A virulently anti-American Shiite Islamist cleric has thrown Iraq into a political crisis after his followers stormed the parliament, triggering a state of emergency. The cleric has hijacked popular resentment against corruption and sectarianism to attempt what the Institute for the Study of War deems "a de facto coup."
The leader of the protests is a radical Shiite cleric named Moqtada al-Sadr, best known for his militia's targeting of U.S. troops and Iraqi security forces after the fall of Saddam Hussein. His forces' sectarian violence brought the county to the brink of a civil war, which was only prevented by the U.S. "surge" in 2007. Sadr responded by moving to Iran and burnishing his religious credentials by studying at a seminary in Qom until 2011. It also helped him deny responsibility for the crimes committed by his militia and its splinter groups.
The institute warns that the instability damages the Iraqi government's ability to operate as well as fight against the Islamic State (ISIS/ISIL). It could even lead to the collapse of the government. There is a high chance of violence between the “Sadrists” and Iraqi security forces and Iranian-linked militias allied with the Iraqi government.
For the U.S., it is dangerous that a ferociously anti-American cleric can shape events as Sadr has done. Sadr preaches that ISIS is a CIA front, seeking to equate the U.S. with the worst of Iraq's enemies. When the U.S. campaign against ISIS began, Sadr said his forces would attack any U.S. military deployment.
"Like we gave you a taste of the heat of our fire and our might in the past, we will give a taste of the scourge of this decision, which will be the cause of your regrets and regression," he said.
Last May, he threatened to "unfreeze the military wing … so that it may start targeting American interests in Iraq and outside of Iraq when possible." He was infuriated over the U.S. budget allocating money for assisting Sunni tribes and Kurdish forces fighting ISIS.
Considering these comments, it may not be a coincidence that the Sadrists' storming of parliament came right after Vice President Biden came to Iraq for the first time since 201l and praised the Iraqi-American cooperation in the fight against ISIS. Sadr may have wanted to remind the Iraqi political class, particularly the allies of Prime Minister Haider al-Abadi, that he's the one who really determines their fate.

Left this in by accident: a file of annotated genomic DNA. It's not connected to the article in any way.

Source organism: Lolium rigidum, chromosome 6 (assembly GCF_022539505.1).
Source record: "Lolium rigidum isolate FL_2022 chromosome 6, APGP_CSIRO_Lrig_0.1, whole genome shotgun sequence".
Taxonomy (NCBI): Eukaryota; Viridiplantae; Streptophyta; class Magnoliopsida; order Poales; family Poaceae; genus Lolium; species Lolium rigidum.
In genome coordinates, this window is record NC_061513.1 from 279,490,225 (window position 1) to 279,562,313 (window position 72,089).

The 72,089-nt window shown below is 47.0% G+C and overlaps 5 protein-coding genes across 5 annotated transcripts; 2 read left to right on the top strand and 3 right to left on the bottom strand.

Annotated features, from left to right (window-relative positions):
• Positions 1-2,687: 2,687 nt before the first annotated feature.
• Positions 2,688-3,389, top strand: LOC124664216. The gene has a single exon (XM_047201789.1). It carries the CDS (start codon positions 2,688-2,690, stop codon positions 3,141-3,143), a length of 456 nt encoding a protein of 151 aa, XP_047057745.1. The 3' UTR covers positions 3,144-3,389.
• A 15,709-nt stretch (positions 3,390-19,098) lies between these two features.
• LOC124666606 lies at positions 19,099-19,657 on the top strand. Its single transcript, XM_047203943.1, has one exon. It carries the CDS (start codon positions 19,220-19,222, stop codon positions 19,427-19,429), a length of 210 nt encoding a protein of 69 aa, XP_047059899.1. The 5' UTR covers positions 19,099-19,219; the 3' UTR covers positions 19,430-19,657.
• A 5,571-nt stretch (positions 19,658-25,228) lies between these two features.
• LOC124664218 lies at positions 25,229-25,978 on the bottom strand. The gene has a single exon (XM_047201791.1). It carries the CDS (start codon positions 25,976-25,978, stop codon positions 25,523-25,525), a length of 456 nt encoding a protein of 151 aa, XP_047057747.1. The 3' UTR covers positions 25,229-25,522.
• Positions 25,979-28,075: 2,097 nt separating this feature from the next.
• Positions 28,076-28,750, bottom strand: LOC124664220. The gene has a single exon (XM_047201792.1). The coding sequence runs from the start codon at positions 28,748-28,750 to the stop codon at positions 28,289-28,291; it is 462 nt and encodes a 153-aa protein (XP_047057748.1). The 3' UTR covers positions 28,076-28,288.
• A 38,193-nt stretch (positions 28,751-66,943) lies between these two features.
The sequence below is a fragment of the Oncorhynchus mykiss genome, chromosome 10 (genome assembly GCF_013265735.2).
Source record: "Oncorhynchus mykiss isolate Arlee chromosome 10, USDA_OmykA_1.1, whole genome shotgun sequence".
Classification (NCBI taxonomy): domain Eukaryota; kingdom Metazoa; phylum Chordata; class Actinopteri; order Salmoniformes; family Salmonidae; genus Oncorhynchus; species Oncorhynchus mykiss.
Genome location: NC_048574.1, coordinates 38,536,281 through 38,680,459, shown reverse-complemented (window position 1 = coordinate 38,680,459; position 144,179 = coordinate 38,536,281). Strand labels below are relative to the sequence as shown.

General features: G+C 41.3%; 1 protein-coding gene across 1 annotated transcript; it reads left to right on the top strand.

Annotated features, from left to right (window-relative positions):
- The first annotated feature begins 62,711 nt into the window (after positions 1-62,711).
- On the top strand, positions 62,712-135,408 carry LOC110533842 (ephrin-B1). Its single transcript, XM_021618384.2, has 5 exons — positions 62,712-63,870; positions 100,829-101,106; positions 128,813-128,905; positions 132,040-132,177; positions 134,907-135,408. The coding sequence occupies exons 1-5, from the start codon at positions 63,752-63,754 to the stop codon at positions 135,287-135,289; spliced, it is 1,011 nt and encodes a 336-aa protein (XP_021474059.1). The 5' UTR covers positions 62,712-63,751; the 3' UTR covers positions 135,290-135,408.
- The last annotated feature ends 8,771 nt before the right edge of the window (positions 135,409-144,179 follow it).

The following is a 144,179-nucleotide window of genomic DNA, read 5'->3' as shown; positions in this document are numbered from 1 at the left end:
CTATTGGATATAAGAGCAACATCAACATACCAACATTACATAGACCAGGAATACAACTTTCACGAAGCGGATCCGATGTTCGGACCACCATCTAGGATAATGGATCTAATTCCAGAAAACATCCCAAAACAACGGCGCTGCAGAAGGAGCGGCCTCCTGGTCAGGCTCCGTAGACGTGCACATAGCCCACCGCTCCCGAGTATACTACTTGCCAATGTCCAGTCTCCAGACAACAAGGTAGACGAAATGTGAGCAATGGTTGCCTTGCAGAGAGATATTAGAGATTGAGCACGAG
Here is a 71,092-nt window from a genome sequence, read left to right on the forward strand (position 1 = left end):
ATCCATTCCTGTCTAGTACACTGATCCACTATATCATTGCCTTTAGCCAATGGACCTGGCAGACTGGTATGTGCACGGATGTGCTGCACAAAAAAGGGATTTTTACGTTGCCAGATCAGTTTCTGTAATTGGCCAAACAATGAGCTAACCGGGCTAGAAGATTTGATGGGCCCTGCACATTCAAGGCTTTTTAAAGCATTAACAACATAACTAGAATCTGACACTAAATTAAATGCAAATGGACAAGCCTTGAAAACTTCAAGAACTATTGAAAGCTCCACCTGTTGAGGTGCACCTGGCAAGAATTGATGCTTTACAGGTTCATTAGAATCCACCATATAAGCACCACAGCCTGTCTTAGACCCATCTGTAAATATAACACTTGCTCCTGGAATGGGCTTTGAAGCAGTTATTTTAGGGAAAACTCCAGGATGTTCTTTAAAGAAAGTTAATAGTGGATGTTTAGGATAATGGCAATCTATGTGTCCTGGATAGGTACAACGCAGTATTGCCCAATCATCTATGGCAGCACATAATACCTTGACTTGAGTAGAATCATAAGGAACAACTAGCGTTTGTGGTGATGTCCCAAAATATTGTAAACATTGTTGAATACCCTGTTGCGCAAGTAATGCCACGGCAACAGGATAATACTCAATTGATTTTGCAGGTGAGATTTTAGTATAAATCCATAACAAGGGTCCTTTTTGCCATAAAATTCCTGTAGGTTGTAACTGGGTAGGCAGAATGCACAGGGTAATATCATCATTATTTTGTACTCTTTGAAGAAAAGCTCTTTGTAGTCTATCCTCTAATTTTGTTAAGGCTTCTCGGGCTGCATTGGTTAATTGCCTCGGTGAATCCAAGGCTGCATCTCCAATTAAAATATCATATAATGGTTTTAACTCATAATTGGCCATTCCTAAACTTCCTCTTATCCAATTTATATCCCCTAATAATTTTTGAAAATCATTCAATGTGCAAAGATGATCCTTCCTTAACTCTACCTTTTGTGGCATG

The irony is that many of those responding to Sadr's calls are complaining about the sectarianism of which he was a shining example. There is video of demonstrators chanting, "Iran, get out, get out."
Yet, it was but Sadr who brought Iran in. “Many of the protesters are chanting anti-Iranian slogans because we suspect that Iran is covertly promoting sectarianism in Iraq by supporting corrupt politicians," said one demonstrator.
The situation in Iraq is a classic example of Islamists hijacking a popular grievance to gain power — or perhaps it is even a master act of manipulation at the hands of both Sadr and Iran. When he was in Iran addressing his lack of religious credibility, he underwent a political makeover. He remained as anti-American as ever, but he adapted to the times by becoming a "born-again nationalist." He began playing the role of political king-maker as parties competed for his constituency's support and even began criticizing Shiite militias for being too cozy with Iran.
Perhaps Sadr's relationship with the Iranian regime has genuinely weakened because of his political ambitions and because others have won Iran's favor. Or perhaps it's part of a skillful Iranian strategy to have proxies both allied to the Iraqi government and opposed to it.
For the U.S., it shouldn't matter much. Sadr is a Shiite extremist whose hands are covered in American and Iraqi blood. He may be talking about corruption and sectarianism now, but the departure of the U.S. military is among his top demands. And he is far less hostile to Iran than he is to the West.
Ryan Mauro is ClarionProject.org’s national security analyst, a fellow with Clarion Project and an adjunct professor of homeland security. Mauro is frequently interviewed on top-tier television and radio. Read more, contact or arrange a speaking engagement.